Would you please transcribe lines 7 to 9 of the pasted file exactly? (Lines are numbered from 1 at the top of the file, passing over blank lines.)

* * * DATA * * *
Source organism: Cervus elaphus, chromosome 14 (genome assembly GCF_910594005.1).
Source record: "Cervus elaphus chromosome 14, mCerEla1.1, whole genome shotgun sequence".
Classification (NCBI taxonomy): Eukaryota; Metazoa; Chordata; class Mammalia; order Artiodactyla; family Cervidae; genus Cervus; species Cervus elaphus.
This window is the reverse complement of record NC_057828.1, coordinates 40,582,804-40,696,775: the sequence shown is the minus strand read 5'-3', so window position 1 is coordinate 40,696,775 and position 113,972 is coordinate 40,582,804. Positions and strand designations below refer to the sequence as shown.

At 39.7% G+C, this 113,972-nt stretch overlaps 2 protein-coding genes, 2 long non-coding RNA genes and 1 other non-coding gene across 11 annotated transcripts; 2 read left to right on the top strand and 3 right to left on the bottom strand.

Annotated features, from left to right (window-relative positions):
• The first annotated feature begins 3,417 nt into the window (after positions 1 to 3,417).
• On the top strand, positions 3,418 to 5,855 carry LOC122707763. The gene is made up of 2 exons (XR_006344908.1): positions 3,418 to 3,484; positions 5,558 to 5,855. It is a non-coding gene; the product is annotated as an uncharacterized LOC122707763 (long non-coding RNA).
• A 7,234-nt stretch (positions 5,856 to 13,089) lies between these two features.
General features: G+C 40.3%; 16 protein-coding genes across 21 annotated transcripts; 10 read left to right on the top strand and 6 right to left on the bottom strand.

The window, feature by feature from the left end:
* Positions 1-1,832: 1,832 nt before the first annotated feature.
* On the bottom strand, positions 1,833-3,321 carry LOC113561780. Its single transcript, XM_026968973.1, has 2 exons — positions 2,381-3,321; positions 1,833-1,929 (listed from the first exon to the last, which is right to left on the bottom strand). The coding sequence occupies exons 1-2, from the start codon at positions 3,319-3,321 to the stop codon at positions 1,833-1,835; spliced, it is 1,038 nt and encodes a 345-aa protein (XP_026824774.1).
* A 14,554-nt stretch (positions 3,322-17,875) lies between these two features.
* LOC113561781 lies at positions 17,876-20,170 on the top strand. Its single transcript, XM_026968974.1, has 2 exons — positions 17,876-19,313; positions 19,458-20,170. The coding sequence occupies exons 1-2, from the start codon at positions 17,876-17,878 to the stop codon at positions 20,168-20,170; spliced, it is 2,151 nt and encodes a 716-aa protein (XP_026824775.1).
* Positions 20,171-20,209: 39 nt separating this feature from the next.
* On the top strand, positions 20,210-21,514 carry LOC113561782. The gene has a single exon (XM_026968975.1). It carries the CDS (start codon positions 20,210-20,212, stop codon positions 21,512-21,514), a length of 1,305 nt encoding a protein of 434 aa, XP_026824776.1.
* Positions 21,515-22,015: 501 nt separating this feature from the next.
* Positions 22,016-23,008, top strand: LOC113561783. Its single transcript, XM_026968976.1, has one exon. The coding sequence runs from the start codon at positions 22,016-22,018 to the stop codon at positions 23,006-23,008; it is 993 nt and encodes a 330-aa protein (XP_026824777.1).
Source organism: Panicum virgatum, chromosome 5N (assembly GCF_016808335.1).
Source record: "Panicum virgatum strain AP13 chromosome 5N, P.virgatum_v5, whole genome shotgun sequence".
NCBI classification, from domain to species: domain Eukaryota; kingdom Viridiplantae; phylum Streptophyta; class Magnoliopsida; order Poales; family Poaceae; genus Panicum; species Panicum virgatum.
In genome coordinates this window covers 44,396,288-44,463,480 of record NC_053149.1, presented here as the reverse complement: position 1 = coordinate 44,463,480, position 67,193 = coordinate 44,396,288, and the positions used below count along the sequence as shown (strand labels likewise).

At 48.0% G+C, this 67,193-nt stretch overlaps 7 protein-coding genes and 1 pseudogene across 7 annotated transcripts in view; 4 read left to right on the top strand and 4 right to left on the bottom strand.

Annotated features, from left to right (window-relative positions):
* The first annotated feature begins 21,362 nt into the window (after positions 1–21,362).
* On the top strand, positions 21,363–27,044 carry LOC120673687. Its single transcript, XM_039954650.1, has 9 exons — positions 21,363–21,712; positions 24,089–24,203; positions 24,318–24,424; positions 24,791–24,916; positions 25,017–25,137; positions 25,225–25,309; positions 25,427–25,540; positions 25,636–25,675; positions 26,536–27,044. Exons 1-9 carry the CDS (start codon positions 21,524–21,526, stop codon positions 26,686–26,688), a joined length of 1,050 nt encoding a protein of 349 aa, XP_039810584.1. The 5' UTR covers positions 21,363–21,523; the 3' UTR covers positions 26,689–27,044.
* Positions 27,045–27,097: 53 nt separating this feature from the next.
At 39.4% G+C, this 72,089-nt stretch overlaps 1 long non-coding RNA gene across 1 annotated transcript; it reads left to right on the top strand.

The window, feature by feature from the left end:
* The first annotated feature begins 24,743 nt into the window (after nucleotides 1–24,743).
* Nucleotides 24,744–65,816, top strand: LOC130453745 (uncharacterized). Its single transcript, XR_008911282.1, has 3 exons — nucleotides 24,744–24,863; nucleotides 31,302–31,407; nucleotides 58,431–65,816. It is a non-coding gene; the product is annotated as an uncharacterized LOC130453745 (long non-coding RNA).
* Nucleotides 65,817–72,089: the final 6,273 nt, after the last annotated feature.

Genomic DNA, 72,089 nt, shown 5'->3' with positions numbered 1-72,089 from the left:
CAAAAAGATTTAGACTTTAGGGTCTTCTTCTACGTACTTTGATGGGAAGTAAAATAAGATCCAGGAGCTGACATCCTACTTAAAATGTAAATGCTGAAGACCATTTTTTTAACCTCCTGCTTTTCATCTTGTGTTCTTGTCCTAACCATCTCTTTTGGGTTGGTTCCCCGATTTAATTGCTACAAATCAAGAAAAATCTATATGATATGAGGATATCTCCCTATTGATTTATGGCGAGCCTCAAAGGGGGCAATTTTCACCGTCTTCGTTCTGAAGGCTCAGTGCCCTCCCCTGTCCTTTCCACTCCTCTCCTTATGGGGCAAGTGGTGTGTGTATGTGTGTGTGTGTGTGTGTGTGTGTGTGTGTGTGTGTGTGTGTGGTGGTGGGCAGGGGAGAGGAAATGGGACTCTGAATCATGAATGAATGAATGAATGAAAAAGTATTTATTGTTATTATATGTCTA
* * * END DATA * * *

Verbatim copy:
• The first annotated feature begins 3,417 nt into the window (after positions 1 to 3,417).
• On the top strand, positions 3,418 to 5,855 carry LOC122707763. The gene is made up of 2 exons (XR_006344908.1): positions 3,418 to 3,484; positions 5,558 to 5,855. It is a non-coding gene; the product is annotated as an uncharacterized LOC122707763 (long non-coding RNA).
• A 7,234-nt stretch (positions 5,856 to 13,089) lies between these two features.